Resorting to the Courts when a conflict arises between two or more parties, is still the preferred route for dispute resolution in Cyprus. Parties continue to easily submit themselves to the powers afforded to a judge by our laws and feel more comfortable to pursue a case in front of a competent court and a judge, who has the legal expertise to decide a claim.
There are, however, in Cyprus alternative, as well as very popular forums for dispute resolution, which are proven to be more suitable to determine disputes between parties. Especially in commerce, conflict resolution is available through a variety of alternative forums, arbitration being the obvious one but also mediation and construction adjudication.
Cyprus has a strong tradition of referring construction disputes to Arbitration. It is deemed to offer speed, privacy, confidentiality, flexibility and autonomy and affords direct enforceability of the decision, both nationally and internationally. Arbitration provides the parties with the initiative and freedom to choose, among others, the suitable arbitrator, the number of the arbitrators involved, the place and language of the proceedings, the applicable law and the arbitration rules.
Controversial cases and difficult disputes, which require a high degree of technical knowledge, skills and expertise have often been resolved, through arbitration.
What this process has allowed is for a pool of experts to have developed who have the requisite experience to handle complex disputes which for whatever reason are required to be referred to arbitration. Certainly amongst our firm the expertise gained over the years in construction arbitration has allowed us to develop a strong international commercial arbitration practice able to handle any number of disputes, be it shareholder's disputes, credit recovery, finance and investment disputes.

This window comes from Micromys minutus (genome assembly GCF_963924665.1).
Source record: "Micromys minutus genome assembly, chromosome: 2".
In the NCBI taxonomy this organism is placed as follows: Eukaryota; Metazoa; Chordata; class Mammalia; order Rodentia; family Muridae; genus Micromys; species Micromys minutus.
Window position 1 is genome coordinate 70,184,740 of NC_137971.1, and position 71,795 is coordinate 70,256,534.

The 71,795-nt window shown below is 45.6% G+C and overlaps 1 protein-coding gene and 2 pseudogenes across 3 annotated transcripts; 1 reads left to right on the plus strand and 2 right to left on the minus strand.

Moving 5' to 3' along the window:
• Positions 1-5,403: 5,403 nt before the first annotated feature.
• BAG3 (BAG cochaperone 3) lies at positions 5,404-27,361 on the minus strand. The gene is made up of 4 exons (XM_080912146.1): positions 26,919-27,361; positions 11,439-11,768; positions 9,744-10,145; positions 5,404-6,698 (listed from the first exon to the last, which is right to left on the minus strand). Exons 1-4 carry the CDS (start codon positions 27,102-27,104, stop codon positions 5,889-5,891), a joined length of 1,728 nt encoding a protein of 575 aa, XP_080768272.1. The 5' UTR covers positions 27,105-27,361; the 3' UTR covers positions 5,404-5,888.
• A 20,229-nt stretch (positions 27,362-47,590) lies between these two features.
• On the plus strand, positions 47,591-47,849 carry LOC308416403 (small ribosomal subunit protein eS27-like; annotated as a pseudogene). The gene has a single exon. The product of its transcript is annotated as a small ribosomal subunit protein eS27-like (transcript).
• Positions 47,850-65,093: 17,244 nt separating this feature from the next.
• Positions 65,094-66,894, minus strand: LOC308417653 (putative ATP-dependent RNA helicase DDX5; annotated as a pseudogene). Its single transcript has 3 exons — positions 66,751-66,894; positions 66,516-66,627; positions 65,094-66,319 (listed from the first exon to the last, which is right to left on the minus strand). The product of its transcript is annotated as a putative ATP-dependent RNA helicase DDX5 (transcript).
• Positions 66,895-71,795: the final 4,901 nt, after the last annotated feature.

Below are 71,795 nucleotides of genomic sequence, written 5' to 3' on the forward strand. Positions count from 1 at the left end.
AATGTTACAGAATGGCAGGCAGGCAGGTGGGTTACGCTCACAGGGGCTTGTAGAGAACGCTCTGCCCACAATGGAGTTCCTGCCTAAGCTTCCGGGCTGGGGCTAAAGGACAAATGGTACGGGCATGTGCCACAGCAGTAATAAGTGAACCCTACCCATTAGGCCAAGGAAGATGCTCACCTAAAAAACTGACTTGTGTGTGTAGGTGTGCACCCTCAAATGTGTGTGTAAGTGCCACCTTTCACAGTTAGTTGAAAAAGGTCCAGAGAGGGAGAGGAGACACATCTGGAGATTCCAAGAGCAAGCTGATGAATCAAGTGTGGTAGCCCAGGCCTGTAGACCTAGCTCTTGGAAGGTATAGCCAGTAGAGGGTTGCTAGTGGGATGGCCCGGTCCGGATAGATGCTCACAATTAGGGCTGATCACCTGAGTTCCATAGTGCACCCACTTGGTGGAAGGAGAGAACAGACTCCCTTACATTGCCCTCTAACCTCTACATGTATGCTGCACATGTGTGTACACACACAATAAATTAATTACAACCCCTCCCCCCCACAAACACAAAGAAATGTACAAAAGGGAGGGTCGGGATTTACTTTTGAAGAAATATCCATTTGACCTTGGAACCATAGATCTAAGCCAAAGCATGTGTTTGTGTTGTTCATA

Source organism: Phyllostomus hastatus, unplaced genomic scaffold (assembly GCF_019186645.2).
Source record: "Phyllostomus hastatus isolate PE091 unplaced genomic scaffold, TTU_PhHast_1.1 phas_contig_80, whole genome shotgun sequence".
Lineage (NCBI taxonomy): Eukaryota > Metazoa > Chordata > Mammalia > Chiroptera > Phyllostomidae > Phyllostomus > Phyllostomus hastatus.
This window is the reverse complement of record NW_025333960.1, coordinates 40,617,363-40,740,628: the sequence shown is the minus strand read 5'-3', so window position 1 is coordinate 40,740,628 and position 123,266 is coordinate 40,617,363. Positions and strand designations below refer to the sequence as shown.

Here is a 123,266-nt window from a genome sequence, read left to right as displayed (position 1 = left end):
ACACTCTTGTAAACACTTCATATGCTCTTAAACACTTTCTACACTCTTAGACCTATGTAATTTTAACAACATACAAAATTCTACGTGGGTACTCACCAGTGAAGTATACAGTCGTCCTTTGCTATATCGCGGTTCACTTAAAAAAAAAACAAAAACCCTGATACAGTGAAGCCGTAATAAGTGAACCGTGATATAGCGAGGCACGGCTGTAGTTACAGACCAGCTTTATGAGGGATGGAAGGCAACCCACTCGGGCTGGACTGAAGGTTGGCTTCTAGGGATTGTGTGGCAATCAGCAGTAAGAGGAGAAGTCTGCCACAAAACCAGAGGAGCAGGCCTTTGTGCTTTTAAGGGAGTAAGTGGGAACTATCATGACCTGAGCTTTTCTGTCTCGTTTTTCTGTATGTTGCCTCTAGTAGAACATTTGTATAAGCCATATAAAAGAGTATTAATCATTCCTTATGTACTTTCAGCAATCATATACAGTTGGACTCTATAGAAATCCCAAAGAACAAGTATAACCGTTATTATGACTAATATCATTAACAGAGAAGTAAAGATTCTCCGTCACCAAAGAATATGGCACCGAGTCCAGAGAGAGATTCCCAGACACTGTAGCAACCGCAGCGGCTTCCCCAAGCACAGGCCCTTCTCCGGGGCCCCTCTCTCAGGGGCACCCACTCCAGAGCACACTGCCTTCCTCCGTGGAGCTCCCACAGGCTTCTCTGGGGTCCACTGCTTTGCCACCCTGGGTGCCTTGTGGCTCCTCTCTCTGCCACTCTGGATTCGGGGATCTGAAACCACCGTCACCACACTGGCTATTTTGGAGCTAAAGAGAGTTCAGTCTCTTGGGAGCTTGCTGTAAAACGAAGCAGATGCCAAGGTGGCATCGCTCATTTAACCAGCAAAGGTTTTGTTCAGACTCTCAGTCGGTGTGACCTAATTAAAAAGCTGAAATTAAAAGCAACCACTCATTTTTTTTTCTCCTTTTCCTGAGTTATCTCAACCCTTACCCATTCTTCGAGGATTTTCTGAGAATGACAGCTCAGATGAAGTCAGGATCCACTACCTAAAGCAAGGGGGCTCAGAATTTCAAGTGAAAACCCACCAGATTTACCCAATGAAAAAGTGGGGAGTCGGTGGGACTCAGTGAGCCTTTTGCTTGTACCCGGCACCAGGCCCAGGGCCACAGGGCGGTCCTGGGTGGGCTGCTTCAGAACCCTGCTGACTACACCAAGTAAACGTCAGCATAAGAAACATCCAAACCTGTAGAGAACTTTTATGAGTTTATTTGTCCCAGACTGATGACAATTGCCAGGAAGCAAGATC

Our Firm has also gained expertise in all ancillary matters which are still referred to court which involved the almost inevitable these days discovery & disclosure orders, freezing and gagging orders and generally any process where the assistance of the Courts is sought to ensure arbitrations proceed elsewhere.
Where no binding arbitration clause exists, before reaching the conclusion that arbitration is the best method to resolve a dispute, each case should be seen and examined based on its particular facts and circumstances.
The content of this article is intended to provide a general guide to the subject matter. Specialist advice should be sought about your specific circumstances.